Originally published on Tue November 6, 2012 6:02 am
Tuesday, as those who follow politics probably know, is Election Day. The battle between President Barack Obama and Republican challenger Mitt Romney has been contentious, expensive, personal, illuminating, ugly, frustrating, petty, enlightening and, above all, long. And it is expected to be close.
This week's Political Junkie column is an attempt to guide you to what's at stake on Tuesday, both in the contest for the White House as well as the 33 Senate and 435 House seats on the ballot.
Asking voters to raise taxes on themselves is a tough sell, but there are initiatives around the country doing just that. In Missouri, it's the cigarette tax. Missouri has the lowest cigarette tax of any state, and some of the highest smoking and lung cancer rates. St. Louis Public Radio's Veronique LaCapra reports.
Mitt Romney is making his final appearance in the states where he needs to slip past President Obama in Tuesday's election. Over the weekend, Romney traveled more than 5,000 miles and held eight rallies in seven states.
This is MORNING EDITION from NPR News. I'm Renee Montagne.
STEVE INSKEEP, HOST:
And I'm Steve Inskeep.
When voters go to sleep on election night, they have usually heard reports on who's won the election. Many people are devoutly hoping that that will be the case on Tuesday night. But not all the results are actual results. Some are vote tallies, but most are projections based on exit polls and other data collected by pollsters.
SCOTT HORSLEY, BYLINE: And I'm Scott Horsley, traveling with the president, who's also milking every last hour from these final days. Mr. Obama was up long past midnight, and he's planning another 14-hour, voice-taxing marathon today, ending with a final rally in Iowa, where his national campaign began five years ago.
(SOUNDBITE OF SPEECH)
PRESIDENT BARACK OBAMA: I'm here today because I'm not ready to give up on the fight. I know I look a little older, but I got a lot of fight left in me.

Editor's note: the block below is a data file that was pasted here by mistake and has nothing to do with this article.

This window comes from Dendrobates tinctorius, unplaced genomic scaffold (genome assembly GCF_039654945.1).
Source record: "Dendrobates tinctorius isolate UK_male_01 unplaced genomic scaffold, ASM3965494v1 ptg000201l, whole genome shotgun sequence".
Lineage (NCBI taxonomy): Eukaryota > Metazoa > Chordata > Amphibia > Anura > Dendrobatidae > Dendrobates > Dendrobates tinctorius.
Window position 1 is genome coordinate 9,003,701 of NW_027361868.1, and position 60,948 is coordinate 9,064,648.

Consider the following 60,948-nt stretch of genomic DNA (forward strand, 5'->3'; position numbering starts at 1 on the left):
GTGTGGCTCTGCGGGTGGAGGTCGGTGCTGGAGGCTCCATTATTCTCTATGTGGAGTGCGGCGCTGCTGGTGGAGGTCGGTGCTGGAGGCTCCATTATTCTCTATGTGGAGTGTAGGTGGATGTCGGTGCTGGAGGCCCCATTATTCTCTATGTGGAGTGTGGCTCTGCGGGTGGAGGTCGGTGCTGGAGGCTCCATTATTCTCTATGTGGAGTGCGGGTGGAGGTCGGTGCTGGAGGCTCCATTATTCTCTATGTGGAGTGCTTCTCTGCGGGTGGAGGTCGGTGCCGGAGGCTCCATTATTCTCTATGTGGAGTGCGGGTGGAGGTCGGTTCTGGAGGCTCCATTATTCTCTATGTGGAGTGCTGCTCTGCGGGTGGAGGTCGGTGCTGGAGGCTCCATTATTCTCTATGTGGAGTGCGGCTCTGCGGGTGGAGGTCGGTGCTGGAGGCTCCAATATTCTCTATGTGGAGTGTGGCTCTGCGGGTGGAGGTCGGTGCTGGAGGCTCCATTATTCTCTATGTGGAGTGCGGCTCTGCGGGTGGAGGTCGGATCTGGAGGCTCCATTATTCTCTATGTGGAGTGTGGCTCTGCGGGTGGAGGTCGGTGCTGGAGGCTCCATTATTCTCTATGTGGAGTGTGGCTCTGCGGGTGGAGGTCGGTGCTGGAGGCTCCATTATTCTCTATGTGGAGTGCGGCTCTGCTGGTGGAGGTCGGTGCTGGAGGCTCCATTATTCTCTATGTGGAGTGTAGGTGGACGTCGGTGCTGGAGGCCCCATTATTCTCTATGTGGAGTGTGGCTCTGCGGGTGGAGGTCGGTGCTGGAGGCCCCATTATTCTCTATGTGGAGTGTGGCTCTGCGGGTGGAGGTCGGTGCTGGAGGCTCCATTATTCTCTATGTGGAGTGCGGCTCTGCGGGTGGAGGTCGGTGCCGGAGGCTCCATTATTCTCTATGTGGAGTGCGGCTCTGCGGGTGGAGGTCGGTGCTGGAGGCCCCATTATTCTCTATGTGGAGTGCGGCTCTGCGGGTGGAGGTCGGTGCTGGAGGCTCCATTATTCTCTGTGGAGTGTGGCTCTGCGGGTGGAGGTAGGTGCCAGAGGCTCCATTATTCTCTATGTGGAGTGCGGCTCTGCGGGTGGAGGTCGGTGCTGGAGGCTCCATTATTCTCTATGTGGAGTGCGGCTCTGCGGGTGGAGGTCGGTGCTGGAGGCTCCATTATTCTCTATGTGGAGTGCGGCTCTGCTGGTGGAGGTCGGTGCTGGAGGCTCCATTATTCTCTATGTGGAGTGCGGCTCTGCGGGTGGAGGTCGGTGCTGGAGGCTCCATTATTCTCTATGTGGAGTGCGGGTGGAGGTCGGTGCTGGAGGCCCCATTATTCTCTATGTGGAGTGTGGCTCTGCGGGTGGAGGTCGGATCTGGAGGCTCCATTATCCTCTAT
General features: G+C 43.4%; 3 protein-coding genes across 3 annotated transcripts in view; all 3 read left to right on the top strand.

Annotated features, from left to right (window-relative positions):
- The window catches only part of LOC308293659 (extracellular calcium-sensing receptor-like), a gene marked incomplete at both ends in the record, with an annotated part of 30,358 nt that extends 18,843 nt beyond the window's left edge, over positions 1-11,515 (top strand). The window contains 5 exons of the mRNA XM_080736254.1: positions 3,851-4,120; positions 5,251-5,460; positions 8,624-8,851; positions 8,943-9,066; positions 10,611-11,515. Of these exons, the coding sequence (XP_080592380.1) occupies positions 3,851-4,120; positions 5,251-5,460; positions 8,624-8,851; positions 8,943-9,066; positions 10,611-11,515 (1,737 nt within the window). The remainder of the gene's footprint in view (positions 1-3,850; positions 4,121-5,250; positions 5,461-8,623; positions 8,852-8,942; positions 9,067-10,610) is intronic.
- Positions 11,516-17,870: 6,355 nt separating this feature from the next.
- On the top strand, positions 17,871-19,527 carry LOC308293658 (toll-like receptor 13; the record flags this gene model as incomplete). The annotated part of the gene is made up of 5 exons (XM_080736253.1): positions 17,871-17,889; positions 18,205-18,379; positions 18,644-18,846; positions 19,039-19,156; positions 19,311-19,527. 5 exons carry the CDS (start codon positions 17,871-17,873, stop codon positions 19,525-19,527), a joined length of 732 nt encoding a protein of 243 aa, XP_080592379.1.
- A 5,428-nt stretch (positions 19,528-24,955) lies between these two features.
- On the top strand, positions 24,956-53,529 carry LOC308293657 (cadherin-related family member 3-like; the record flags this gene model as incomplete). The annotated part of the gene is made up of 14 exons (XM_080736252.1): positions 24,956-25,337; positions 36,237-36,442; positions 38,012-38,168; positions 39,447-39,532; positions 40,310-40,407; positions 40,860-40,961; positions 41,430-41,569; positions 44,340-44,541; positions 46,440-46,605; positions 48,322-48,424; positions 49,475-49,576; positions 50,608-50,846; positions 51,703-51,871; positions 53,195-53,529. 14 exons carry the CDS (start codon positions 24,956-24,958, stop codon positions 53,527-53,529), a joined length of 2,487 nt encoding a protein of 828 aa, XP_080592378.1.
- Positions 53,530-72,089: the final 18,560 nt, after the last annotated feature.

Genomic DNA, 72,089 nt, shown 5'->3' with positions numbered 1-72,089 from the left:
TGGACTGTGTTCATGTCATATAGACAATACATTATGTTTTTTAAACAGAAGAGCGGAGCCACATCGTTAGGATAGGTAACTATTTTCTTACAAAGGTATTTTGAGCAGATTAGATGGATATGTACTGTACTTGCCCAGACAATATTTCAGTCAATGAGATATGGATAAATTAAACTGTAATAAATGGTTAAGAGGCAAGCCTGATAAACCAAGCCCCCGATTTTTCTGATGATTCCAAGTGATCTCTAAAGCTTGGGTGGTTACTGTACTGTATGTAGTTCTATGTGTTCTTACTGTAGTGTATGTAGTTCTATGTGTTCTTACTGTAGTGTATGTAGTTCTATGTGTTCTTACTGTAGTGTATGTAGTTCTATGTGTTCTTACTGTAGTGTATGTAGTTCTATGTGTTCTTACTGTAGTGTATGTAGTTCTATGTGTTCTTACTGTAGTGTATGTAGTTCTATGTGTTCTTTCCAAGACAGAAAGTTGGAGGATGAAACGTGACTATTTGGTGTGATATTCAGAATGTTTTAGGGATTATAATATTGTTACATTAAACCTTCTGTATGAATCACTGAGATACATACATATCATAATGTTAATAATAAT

The U.S. economy has been slowly recovering, but economists warn it could plunge back into recession if Congress does not take action to avoid what's become known as the fiscal cliff.
STEVE INSKEEP, HOST:
That is the name that some clever communications specialist gave to the combination of expiring tax cuts - in other words, tax increases - and broad, mandatory spending cuts aimed at reducing the deficit. The two are set to go into effect at the end of the year.
NPR business news begins with television the day after tomorrow.
All those political ads on TV and radio, billions of dollars worth, are about to come to an end. Which, if you're a TV station, raises the question of what will take their place?
NPR's Wendy Kaufman reports.
WENDY KAUFMAN, BYLINE: This year, Political spending will reach an all-time high. The Center for Responsive Politics puts the figure at about six billion dollars. More than half of that has gone into TV ads for president and everything else.
Estimates of the economic cost of the storm damage caused by Hurricane Sandy along the East Coast, are as high as $50 billion. A lot of that is physical damage. Just under half of those losses, though, are from things people didn't, or couldn't, do during the storm; like eat in restaurants, go to the theater, or just work. Reporter Tracey Samuelson brings us this look at the blows Sandy has dealt a pair of small-business owners in New York City.
And now, here's our daily look at the bottom line, which in the aftermath of Hurricane Sandy, can be found on those long and exhausting gas lines in New Jersey. Today's date has new meaning for drivers in New Jersey, where gas is being rationed. This being an odd-numbered day, November 5th, those allowed to buy gas must have an odd number at the end of their license plate.
As NPR's Martin Kaste reports, the odd-even rationing system doesn't seem to be shortening the lines.
The final days of an election cycle bring an obsession with the short term — the very short term. Daily tracking polls. A relentless get-it, post-it, blog-it news cycle. Trending topics on Twitter telling us something (though it's not always clear what).
But for just a moment, let's slow it down, look at what's happening over a somewhat longer time frame, and see what it tells us about what the country will look like for the winner of the presidential race.
Women use wordplay to protest Republican presidential candidate Mitt Romney's position on women's health care outside the Hyatt Regency, where Romney was scheduled to attend a fundraiser, on March 22 in Washington, D.C.